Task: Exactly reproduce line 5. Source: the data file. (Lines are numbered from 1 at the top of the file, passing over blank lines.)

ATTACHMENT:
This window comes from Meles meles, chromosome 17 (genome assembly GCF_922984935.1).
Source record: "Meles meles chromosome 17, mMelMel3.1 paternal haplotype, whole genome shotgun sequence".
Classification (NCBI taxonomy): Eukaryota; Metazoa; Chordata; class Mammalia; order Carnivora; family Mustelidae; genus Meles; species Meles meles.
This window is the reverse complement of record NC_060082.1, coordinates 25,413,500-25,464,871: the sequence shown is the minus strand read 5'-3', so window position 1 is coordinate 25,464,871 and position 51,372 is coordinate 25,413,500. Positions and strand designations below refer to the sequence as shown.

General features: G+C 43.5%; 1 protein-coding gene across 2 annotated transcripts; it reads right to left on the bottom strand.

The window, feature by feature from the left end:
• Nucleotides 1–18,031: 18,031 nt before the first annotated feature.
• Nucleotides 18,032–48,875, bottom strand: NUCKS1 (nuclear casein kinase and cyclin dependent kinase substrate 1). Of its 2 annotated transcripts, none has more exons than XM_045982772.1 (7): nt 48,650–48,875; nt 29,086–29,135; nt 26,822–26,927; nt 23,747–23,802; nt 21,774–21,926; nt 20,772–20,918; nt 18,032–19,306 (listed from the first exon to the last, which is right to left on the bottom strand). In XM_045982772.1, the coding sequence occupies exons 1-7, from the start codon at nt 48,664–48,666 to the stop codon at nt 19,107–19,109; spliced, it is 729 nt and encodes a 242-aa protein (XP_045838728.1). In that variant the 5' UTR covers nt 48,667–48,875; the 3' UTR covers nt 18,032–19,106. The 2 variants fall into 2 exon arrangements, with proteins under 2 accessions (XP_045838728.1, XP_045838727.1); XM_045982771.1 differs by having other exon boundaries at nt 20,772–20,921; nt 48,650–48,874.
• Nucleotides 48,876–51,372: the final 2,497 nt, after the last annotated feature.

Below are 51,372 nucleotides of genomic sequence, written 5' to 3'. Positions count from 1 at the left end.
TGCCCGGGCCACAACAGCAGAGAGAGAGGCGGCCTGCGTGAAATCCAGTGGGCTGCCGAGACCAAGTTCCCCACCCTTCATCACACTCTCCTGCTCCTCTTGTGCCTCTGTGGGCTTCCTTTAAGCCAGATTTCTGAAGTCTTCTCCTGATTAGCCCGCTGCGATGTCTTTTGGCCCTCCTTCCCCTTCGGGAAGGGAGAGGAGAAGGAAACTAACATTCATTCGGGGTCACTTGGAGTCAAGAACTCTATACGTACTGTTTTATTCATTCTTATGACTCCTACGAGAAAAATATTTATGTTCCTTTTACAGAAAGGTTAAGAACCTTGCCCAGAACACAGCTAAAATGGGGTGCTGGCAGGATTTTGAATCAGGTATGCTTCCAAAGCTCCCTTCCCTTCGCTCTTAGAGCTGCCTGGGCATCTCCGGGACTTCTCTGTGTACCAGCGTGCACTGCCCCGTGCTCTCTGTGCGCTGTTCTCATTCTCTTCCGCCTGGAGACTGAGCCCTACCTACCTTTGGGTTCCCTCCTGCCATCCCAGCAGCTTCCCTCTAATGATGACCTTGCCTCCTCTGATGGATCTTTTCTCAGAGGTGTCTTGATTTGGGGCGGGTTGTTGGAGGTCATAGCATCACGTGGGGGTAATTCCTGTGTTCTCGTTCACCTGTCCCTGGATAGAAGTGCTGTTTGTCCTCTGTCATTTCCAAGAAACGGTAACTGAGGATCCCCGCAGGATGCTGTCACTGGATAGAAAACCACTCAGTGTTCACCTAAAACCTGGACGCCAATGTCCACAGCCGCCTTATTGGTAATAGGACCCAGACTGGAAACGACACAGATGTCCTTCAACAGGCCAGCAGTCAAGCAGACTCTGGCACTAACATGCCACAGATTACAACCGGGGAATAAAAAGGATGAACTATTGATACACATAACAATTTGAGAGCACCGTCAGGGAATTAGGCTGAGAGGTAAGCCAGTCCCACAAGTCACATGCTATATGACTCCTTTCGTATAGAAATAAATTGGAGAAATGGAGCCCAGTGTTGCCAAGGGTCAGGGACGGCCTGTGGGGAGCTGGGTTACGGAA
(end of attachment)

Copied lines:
General features: G+C 43.5%; 1 protein-coding gene across 2 annotated transcripts; it reads right to left on the bottom strand.